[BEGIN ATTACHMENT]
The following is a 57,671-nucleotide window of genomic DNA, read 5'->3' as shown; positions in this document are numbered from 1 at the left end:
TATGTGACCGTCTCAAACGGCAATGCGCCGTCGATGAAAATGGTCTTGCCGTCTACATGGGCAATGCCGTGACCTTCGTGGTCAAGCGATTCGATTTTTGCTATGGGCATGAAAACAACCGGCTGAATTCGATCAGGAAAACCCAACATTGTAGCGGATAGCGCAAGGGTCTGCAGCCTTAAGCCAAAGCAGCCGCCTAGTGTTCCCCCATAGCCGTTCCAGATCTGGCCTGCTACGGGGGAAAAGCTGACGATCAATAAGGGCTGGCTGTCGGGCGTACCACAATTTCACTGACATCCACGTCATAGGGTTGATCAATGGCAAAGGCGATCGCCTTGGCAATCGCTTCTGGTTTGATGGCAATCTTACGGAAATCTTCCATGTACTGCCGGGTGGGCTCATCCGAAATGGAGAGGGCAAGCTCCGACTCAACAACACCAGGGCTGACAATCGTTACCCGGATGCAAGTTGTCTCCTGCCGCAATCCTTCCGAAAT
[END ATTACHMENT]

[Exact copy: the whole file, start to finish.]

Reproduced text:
The following is a 57,671-nucleotide window of genomic DNA, read 5'->3' as shown; positions in this document are numbered from 1 at the left end:
TATGTGACCGTCTCAAACGGCAATGCGCCGTCGATGAAAATGGTCTTGCCGTCTACATGGGCAATGCCGTGACCTTCGTGGTCAAGCGATTCGATTTTTGCTATGGGCATGAAAACAACCGGCTGAATTCGATCAGGAAAACCCAACATTGTAGCGGATAGCGCAAGGGTCTGCAGCCTTAAGCCAAAGCAGCCGCCTAGTGTTCCCCCATAGCCGTTCCAGATCTGGCCTGCTACGGGGGAAAAGCTGACGATCAATAAGGGCTGGCTGTCGGGCGTACCACAATTTCACTGACATCCACGTCATAGGGTTGATCAATGGCAAAGGCGATCGCCTTGGCAATCGCTTCTGGTTTGATGGCAATCTTACGGAAATCTTCCATGTACTGCCGGGTGGGCTCATCCGAAATGGAGAGGGCAAGCTCCGACTCAACAACACCAGGGCTGACAATCGTTACCCGGATGCAAGTTGTCTCCTGCCGCAATCCTTCCGAAAT